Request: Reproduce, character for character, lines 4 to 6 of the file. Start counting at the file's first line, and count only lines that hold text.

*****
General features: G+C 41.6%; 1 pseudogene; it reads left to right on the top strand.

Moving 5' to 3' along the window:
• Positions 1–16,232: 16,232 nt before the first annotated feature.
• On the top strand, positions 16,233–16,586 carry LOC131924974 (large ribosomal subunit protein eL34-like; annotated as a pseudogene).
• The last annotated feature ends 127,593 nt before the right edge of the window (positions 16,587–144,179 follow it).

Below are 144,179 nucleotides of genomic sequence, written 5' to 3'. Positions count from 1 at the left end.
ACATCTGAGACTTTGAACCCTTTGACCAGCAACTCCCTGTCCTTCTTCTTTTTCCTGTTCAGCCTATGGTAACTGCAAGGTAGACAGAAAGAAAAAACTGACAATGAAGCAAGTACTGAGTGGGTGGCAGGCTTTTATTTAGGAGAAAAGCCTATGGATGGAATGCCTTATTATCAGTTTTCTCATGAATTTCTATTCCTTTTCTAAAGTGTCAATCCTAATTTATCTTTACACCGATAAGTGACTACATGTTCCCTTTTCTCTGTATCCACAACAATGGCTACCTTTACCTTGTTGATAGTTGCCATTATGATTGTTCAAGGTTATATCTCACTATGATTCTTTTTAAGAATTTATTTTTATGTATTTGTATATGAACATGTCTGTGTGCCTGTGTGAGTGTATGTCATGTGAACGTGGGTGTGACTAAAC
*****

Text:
• On the top strand, positions 16,233–16,586 carry LOC131924974 (large ribosomal subunit protein eL34-like; annotated as a pseudogene).
• The last annotated feature ends 127,593 nt before the right edge of the window (positions 16,587–144,179 follow it).

Below are 144,179 nucleotides of genomic sequence, written 5' to 3'. Positions count from 1 at the left end.